|Blood Group Antigen Gene Mutation Database|
|Home | Systems | Resources | Administration | About||20-Apr-2015|
I Blood Group System
The I antigen, together with the i antigen, used to be comprised in the Ii blood group collection. However, the gene encoding the I beta-1,6-N-acetyl glucosamine transferase (I beta-1,6-GlcNAcT, GCNT2) responsible for converting i active straight chains of carbohydrates to I-active branched chains has been cloned (Bierhuizen et al., Genes Dev. 7: 468,1993) and, some mutations responsible for adult i phenotype, identified (Yu et al. Blood 98:3840, 2001; Yu et al., Blood 101:2081, 2003; Inaba et al., Blood, 101:2870, 2003). Hence, I has been promoted to the system status, the I blood group system, which comprises only a single antigen, the I antigen.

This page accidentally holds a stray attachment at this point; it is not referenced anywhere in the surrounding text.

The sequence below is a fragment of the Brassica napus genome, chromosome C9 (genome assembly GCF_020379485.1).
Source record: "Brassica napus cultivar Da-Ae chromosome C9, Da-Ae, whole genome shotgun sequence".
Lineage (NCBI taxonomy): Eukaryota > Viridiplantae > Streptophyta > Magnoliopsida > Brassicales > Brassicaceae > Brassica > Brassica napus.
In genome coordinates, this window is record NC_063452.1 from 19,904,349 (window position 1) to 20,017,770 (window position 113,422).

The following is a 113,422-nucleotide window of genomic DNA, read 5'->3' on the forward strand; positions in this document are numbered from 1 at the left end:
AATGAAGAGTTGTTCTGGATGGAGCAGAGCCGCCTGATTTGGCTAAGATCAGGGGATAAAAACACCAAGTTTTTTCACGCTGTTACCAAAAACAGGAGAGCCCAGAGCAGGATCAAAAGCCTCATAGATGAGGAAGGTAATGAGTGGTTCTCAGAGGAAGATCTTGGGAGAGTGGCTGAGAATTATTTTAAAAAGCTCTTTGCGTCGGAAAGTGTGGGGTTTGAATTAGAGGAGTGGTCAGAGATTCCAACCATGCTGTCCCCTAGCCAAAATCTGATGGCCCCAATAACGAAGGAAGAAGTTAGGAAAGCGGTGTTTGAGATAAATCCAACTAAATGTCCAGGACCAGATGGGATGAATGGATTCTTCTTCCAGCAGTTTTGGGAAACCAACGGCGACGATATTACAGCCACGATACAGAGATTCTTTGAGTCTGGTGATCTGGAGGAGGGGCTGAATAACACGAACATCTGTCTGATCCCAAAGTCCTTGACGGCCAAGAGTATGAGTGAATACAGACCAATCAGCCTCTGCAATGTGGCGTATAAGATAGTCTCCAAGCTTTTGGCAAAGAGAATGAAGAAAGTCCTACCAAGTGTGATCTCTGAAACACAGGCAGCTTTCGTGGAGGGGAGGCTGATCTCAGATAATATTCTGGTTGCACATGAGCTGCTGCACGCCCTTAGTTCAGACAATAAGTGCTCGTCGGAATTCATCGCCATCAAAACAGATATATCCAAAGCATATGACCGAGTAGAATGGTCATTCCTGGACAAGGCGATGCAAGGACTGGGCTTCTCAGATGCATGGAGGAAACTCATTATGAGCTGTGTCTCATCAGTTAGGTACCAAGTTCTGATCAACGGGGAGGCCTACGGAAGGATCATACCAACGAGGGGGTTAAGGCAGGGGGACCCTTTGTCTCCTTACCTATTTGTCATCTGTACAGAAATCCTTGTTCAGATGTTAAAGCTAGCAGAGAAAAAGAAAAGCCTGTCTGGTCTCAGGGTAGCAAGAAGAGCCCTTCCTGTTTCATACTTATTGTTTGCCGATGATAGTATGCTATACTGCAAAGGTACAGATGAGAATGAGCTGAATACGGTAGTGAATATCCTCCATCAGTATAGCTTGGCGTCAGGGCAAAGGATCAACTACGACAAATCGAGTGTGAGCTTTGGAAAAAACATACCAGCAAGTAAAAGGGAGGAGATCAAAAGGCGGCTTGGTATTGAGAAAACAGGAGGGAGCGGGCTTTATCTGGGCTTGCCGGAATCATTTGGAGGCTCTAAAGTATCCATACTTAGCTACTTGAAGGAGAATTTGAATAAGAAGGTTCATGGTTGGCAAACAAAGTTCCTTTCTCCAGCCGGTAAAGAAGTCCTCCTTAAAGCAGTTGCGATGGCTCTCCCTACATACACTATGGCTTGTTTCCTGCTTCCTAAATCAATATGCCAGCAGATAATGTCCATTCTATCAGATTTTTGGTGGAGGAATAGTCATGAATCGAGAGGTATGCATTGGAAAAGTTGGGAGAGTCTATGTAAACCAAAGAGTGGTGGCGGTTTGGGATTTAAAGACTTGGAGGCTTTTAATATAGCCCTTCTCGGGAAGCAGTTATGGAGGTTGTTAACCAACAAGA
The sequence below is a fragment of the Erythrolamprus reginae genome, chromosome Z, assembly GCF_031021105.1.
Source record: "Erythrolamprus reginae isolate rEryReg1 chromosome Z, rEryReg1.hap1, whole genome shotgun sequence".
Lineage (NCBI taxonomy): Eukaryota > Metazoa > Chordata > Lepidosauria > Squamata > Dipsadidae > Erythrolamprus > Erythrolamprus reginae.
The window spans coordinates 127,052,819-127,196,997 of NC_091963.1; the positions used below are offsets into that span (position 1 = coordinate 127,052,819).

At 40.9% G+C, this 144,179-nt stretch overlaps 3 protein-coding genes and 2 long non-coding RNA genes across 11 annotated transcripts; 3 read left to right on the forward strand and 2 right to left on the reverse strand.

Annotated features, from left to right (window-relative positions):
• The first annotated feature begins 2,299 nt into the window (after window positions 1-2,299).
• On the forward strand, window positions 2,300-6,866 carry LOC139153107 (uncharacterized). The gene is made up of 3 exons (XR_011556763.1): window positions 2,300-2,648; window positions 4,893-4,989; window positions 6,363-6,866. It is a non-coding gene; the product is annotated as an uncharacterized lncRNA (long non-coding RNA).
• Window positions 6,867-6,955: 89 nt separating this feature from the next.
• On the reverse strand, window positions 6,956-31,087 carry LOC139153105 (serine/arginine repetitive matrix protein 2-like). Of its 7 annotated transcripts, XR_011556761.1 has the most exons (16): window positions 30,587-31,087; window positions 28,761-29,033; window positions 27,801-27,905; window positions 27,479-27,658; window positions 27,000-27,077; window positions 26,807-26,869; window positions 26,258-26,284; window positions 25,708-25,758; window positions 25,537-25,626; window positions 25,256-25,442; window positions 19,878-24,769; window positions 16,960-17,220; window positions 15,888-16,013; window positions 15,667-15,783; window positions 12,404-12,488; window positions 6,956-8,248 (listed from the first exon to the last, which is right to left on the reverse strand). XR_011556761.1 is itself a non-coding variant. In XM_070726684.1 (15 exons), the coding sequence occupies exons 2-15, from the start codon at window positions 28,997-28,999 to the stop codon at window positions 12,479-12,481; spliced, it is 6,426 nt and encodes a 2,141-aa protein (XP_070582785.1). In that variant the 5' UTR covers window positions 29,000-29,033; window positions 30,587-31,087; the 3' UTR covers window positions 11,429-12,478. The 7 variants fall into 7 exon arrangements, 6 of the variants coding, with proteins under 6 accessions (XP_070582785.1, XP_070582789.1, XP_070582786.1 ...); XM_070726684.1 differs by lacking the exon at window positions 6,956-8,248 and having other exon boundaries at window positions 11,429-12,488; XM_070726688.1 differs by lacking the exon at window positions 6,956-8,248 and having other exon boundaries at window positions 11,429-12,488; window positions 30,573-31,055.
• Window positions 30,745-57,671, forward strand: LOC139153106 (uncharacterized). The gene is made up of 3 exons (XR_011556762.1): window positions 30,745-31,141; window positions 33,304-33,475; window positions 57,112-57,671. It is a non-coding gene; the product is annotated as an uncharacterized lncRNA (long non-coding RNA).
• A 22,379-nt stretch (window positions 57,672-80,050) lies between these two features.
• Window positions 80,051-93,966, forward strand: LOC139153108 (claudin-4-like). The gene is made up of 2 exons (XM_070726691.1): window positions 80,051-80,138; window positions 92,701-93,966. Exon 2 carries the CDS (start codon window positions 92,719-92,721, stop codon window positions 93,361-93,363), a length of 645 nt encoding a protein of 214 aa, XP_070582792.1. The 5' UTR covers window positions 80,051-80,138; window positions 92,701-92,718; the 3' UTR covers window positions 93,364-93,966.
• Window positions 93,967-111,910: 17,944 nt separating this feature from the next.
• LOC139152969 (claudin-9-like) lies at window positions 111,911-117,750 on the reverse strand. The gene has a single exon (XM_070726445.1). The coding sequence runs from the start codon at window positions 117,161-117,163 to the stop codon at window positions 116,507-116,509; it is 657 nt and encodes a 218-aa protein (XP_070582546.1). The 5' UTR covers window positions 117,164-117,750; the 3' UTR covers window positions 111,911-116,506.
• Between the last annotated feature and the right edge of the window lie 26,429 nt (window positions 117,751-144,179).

The i and I antigens are carbohydrate structures characterized, as linear and branched repeats of N-acetyl lactosamine, Galbeta1-4GlcNAc1-3Galbeta1-4GlcNAc-R and Galbeta1-4GlcNAc1-3 (Galbeta1-4GlcNAcbeta1-6))Galbeta1-4GlcNAc-R, respectively (poly LacNAcs). These glycans reside on O- or N-linked glycans of extracellular domains of erythrocyte membrane proteins and on membrane glycosphingolipids. In analogy to the ABO, H/h or Lewis systems, the gene loci encode glycosyltransferases responsible for the synthesis of the actual epitopes. The i antigen, the precursor of I, is synthesized by the sequential action of two glycosyl transferases, beta-1,3-acetyl glucosaminyl transferase and beta-1,4 galactosyl transferase. The I antigen is a branched form of the linear i antigen, branching being initiated by a third transferase, the I beta 1,6 GlnAc T, the I branching enzyme, also known as GCNT2 or IGnT; this enzyme differs from other branching beta 1,6 glycosyl transferases (Yeh et al.). The expression of the I and i antigens reflects a reciprocal relationship that is developmentally regulated. Adult human erythrocytes (RBCs) fully express I antigens and contain only a few i antigens; the latter predominate in fetal and neonatal RBCs. After birth, the quantity of I antigens gradually increases as the level of i antigen falls, until the normal adult Ii status is reached, about 18 months of life. Most adult RBCs fully express the I antigen; however, in a small number of individuals, only very low levels of I antigen can be detected and their RBCs show high levels of the i antigen. This phenotype is called the "adult i" and is believed to result from lack of activity of the I branching transferase, product of IGNT locus. In analogy to the other carbohydrate blood group systems, in addition to erythrocyte membrane proteins and glycolipids, the i and I epitopes reside on water soluble glycoproteins of secretions, including saliva, milk, plasma, gastric juice, ovarian cyst fluid and amniotic fluid. In these tissues the expression of I,i is also developmentally regulated but is independent of the I phenotype of the erythrocytes. Thus, normal quantities of the I antigen have been observed in milk, saliva and plasma of individuals with the adult i phenotype, suggesting that different I-branching enzymes may be responsible for i-antigen synthesis in different tissues.